On March 20, the story excited little attention in London, and escaped the notice of the Southland Times, the newspaper of Bluff, New Zealand. Bluff was one of the farthest corners of the British Empire, in another hemisphere and the next day on the calendar. Sailing due south from the port across the Southern Ocean, the next landfall as the crow flew was Antarctica. The Southland Times was preoccupied with shipping news, patent remedies, racing results, and reports on the distant battles. There was little threat of the war reaching New Zealand soil, but its effects were apparent in the unusual hush that muted everyday life in Bluff. So many of the town’s eligible men had enlisted that the farms and sheep stations were short-handed. The coastal wireless station in nearby Awarua, too, was hard pressed to man the continuous listening service for distress calls. Shipping traffic had dwindled as well, but still Awarua listened, the station’s Amalgamated Wireless tower standing sentinel over the barren landscape, waiting for the swarming signals to return.

In the autumnal stillness of Thursday, March 23, telegraphist Alfred Goodwin strode to the Awarua receiving hut for the night shift. Goodwin swung the dial of the Telefunken receiver to either side of the five hundred-kilocycle band dedicated to distress calls. The state-of-the-art listening post could detect an electromagnetic rustle in the atmosphere from as far away as China. But on this particular night, the only sound was atmospherics.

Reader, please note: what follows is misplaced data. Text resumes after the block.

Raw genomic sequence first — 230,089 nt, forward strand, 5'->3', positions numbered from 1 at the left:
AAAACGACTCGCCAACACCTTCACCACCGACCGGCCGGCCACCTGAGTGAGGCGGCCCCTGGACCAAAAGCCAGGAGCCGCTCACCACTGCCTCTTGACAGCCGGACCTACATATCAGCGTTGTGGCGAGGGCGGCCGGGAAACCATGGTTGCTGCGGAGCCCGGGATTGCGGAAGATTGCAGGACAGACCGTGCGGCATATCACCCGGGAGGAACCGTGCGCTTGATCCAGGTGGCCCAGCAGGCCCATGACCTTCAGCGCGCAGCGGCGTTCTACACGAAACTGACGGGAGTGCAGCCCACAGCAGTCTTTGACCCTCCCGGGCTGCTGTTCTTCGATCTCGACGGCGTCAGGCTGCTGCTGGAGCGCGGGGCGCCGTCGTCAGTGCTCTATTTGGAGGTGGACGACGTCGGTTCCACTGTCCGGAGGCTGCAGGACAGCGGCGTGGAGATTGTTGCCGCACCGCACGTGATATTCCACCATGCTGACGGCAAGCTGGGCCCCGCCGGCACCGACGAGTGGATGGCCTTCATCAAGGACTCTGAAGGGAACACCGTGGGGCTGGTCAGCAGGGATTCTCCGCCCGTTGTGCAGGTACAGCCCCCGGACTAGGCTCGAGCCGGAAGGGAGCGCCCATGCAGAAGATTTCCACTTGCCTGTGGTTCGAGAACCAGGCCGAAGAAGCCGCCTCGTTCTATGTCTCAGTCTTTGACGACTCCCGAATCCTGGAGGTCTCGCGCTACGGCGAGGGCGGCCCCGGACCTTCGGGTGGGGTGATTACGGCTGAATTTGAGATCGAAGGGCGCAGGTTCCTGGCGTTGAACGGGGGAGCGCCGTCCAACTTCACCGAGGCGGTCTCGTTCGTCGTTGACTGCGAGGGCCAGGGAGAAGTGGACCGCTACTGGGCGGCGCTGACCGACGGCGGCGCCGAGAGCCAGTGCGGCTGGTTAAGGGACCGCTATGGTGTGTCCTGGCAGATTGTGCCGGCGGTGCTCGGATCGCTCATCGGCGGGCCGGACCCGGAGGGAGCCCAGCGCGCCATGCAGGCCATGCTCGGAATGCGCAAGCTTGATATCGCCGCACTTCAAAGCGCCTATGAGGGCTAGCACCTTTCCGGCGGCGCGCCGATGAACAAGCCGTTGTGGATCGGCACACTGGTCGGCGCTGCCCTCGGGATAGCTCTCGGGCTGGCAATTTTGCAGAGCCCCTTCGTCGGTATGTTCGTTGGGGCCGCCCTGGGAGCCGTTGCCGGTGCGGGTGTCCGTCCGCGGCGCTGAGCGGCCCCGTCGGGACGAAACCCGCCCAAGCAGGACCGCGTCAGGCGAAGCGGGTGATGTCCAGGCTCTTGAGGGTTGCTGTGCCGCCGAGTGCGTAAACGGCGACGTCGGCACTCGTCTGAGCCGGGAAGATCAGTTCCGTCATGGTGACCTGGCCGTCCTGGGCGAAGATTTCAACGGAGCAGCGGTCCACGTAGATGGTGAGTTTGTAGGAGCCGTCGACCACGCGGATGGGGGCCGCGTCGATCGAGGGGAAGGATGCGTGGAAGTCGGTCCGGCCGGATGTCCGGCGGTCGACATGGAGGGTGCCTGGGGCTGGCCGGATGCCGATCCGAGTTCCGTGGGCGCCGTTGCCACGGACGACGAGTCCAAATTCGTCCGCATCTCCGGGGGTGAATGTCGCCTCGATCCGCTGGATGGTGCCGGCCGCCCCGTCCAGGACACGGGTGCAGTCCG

It was almost midnight before a trace of barely detectable chatter cut through the static. The incoherent taps resolved into snatches of Morse code: CT VLB VLB VLB. Seeking Awarua Station, over and over again. Then, the transmission changed: CT VIH VIH VIH. The sender was also calling VIH, casting his net wide and trying to reach Hobart, the southernmost station in Australia. It was likely a ship, plying the waters of the Tasman Sea between Australia and New Zealand. Then, a snippet of another call came on the air for the Chatham Islands station, indicating that the vessel could be somewhere in the high latitudes of the Southern Ocean.

Goodwin switched to transmit and rapped out a reply: CQ, seeking you, which was the routine call to an unidentified vessel. The ship failed to respond. The feeble stream continued, the ship’s operator apparently deaf to the responses from Awarua, Hobart, and Chatham. Then, after two hours, the baffling signals faded and stopped. The operator may have given up, or the ship may have drifted beyond the range of its low-powered wireless set—or she might have been in distress. The only course of action was to keep monitoring the band, but the signal failed to materialize. Goodwin settled in for a long, slow night on his own.